That includes 2011 FedEx Cup champion Bill Haas (2002-03), 2012 U.S. Open winner Webb Simpson (2005-07) and Kyle Reifers (2003-05). World No. 1 Johnson, who went to Coastal Carolina, stayed at his place in 2006 and 2007.

Elia’s sister, Dena Armstrong, and niece, Cassie Stein, are both assistant tournament directors who are heavily involved in the housing process.

“They know my personality, outgoing, like to have fun,” Elia said. “So if there’s not a Wake Forest guy, they try to find someone that’s fun and would be good with my kids. I’m pretty sure we’re 100 percent with kids who’ve stayed with me have asked to stay at my house again if they come back.”

Elia’s able to house three or four kids in his place on Lower River Road. One player stays in his pool house. The others displace his kids to the couches.

Elia keeps in touch with Reifers, who has been on and off the PGA Tour. They met at a Wake Forest football game last year, and Reifers has stopped by a number of times. He also met on campus with Simpson, who wrote a letter of recommendation for Elia’s daughter to get into Wake Forest.

“It’s funny. I wish I’d done a better job of keeping track,” Elia said. “I keep track for a couple years but it sort of fades away.”

The schedule is usually jam-packed for the golfers and families involved.

Players typically show up Sunday, get a practice round in Monday and play in the Ham Am with a club member Tuesday. The first of four rounds starts Wednesday, and the tournament sponsors a barbecue, a ride on the Maid of the Mist, a dinner dance and an awards dinner after each day.

Elia also takes every guest to the Whirlpool Jet Boat tour and an occasional Artpark concert.

Each guy’s makeup is different and unique. Some are more fun and outgoing like Johnson. Others are more serious and religious like Simpson.

“They’re in your house for seven days, so you see their actual personality traits,” Elia said. “I certainly don’t equate people who go to bed early with better playing.”

Most of the participants pack up and head to their next tournament, but some do return to their host family the following year.

“These guys come back because it’s one of the top tournaments and every one of them notes that it’s a well-run tournament as well,” Elia said. “They come back for social aspects as much as they do for the tournament itself.”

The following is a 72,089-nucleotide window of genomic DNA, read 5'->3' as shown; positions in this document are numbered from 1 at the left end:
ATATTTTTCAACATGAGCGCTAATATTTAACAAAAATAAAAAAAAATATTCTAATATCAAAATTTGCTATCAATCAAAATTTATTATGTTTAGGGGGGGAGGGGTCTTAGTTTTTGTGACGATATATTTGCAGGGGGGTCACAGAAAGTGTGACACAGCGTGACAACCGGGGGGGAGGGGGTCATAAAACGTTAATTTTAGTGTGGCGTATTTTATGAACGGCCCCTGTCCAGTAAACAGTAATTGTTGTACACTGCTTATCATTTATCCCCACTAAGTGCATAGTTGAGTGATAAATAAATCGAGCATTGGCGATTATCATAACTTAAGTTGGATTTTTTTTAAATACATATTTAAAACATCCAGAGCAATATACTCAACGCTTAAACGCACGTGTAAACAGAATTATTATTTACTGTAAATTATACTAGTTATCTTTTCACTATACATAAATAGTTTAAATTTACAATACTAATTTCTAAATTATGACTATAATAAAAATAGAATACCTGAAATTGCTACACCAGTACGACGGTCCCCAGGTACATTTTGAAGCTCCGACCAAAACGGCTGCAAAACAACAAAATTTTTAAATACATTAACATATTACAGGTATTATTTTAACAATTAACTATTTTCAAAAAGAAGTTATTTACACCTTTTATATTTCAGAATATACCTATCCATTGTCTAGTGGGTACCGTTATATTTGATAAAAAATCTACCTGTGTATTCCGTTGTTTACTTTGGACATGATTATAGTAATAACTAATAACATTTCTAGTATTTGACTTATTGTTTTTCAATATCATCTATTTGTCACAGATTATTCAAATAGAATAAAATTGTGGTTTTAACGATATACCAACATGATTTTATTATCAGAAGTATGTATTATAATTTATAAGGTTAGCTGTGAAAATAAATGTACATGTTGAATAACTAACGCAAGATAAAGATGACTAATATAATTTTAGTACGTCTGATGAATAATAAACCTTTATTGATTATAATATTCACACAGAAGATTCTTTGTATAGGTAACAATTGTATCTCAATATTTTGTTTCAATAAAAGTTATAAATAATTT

“Golfers just love this tournament,” Avery said. “The community really rolls out the red carpet for these golfers.”

While competition is stiff on the course, there’s also one off of it between host families.

“People go to work early or get off early to adjust their schedule around their player’s tee times,” Avery said. “We call them ‘my guy.’ We all want our guys to win.”

Elia hosted 2007 Porter Cup champ Brian Harman, who won the Wells Fargo Championship in May. Avery’s Rodgers won the 2011 Porter Cup and returned in 2012 and 2013 before turning pro shortly thereafter.

“We’re real proud of them,” Avery said. “It feels like it’s your own son.”

Flanagan called Avery in 2003 from the U.S. Amateur Championship at Oakmont Country Club near Pittsburgh and invited him down to come watch the final round.

Avery witnessed Flanagan, then 19 years old, outlast Casey Wittenberg in the 37th hole of match play to become the first Australian in 100 years to win the event and the second-youngest champion to Tiger Woods, who was 18 when he won in 1994, the same year he finished tied for eighth at the Porter Cup.

A month prior, Wittenberg shot a 266 to win the Porter Cup, eight strokes ahead of Flanagan, who finished tied for 12th.

The victory earned Flanagan a spot in the 2004 Masters, which Avery attended the following April. He was also able to meet up with Scott, who was fresh off becoming the youngest golfer at the time to win the Players Championship.

“Great people are surrounded by great people,” Avery said. “The golfers we’ve been able to meet are super professionals, but great kids, too.”

The best part of keeping these relationships going is “probably going to a PGA event and being recognized and being included in these players’ day,” Avery said. “It’s the same thing if you knew a Buffalo Bill or Toronto Raptor. You’re hanging out with the guy everyone wants pictures and autographs with. It’s just cool.”

5 views0 comments


bottom of page